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The History of
ATOMIC THEORY
The Greeks
Empedocles (490-444 BC)
The four elements: fire, water, wind, and earth.
Democritus (460 to 420 BC)
Founder of “atomism”. He believed atoms were
indivisible and indestructible.
•Greek word
“atomos” meaning
“uncut” or
“indivisible”
Democritus
Aristotle and Plato (427-322 BC)
•Said that
matter was
continuous and
could be
broken down
into atoms.
•ATOM: smallest particle of an element that retains the
chemical identity of the element
…and for the next 2000 years atomic theory
was based on abstract thinking,
not experimentation
until . . .
John Dalton (1766-1844)
•English school teacher
•Work completed 1803-1807
•Presented Dalton’s
Atomic Theory
Dalton’s Atomic Theory
1. All elements are composed of submicroscopic,
indivisible particles called atoms.
2. Atoms of the same element are identical.
The atoms of any one element are different
from those of any other element.
3. Atoms of different elements can physically mix together
to form a mixture. Or they can chemically combine with one
another in simple whole-number ratios to form compounds.
4. Chemical reactions occur when atoms are separated,
joined or rearranged. However, atoms of one element
are never changed into atoms of another element as a
result of a chemical reaction.
Ben Franklin (1706-1790)
•Proved electricity existed
Michael Faraday (1794-1867)
•Suggested atomic structure
was related to electricity
Discovery of the Electron
Joseph John (JJ) Thomson (1856-1940)
•Constructed cathode ray tube
•Found rays bent towards a + charge and bent away from a
negative plate.
•Concluded rays were negatively charged particles
•Called the particles “electrons” after the Greek word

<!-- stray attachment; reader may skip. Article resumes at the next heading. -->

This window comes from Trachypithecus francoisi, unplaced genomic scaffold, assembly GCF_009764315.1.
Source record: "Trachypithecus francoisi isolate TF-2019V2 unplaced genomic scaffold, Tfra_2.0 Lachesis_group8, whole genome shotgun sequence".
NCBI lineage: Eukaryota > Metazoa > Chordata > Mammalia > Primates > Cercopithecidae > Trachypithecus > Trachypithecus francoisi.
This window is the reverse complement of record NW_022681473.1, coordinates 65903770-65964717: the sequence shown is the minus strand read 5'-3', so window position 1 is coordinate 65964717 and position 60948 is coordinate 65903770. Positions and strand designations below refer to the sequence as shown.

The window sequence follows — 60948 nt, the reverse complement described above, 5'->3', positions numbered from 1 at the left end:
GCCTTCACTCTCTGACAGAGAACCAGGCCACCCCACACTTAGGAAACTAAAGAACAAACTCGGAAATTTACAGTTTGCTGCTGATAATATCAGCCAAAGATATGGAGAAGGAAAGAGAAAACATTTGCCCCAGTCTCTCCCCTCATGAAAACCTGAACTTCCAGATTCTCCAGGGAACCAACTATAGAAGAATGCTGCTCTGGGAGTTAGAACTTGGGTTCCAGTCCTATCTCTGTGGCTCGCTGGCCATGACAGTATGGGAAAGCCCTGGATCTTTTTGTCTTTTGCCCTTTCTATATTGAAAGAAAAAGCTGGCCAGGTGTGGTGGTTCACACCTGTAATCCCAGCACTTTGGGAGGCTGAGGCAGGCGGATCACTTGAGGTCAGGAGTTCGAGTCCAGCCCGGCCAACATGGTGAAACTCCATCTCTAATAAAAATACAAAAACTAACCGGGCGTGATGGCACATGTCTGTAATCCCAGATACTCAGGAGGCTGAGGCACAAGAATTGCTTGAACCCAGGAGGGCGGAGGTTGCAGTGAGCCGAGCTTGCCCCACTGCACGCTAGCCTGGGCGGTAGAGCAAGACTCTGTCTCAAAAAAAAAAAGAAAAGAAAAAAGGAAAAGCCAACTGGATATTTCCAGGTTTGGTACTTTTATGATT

“elektron” meaning amber
Mass and Charge of the Electron
Robert Millikan (1868-1953)
•1909 American Physicist from
University of Chicago
•Determined charge and mass
of an electron through the famous
“oil drop” experiment
•Charge of an electron: 1.60 x 10 -19 coulomb
•Mass of an electron: 9.11 x 10-28 g
History of discovery of the proton is rather vague:
Eugene Goldstein (1886) •Used cathode ray tube but with Ne atoms
with electrons removed
•Called “positive rays” because they went from
positive electrode to negative
J.J. Thomson (1906)
•Studied positive ray deflection
•When hydrogen was used, he got the smallest
particles
•Called the particles PROTONS
J.J. Thomson
“cookie dough” or “plum pudding” model
Protons and electrons embedded together in atom
like chocolate chips in cookie dough!
1903 Nagaoka
“Saturnian” model of atom with flat rings of electrons
revolving around a positively charged particle
BUT THEN…..
1909 Ernest Rutherford conducted the famous
“gold foil” experiment
This led to a new model for the atom……..
A dense nucleus of positive charge with the electrons circling around it
Size scale: if the nucleus of the atom was the size of a tennis ball, the atom
would have a diameter over 1 mile. The nearest electron would be .25 mi
from the nucleus! If the nucleus was the size of a quarter, the diameter of the
atom would be about the length of this room.
So this is where we’ve come so far…..
•Neutral atoms have an equal number of electrons and protons
•Mass of protons are 1836 time (about 2000 times) greater than
the mass of electrons
•Did not explain why the mass of He was 4 times
the mass of hydrogen
ONWARD TO THE
NEUTRON
James Chadwick (1932)
But that’s not all, folks.
In 1922 a gentleman by the name of
Niels Bohr
developed an explanation of atomic structure
that underlies the regularities
of the periodic table.
His atomic model had atoms built of successive
orbital SHELLS of atoms
And then, of course, in 1930, Schrodinger viewed ELECTRONS AS
CONTINIOUS CLOUDS and introduced “wave mechanics” as a
mathematical model of the atom
The mathematical equation is:
…but we’ll talk about Bohr and Schrodinger later!
………and this is only the beginning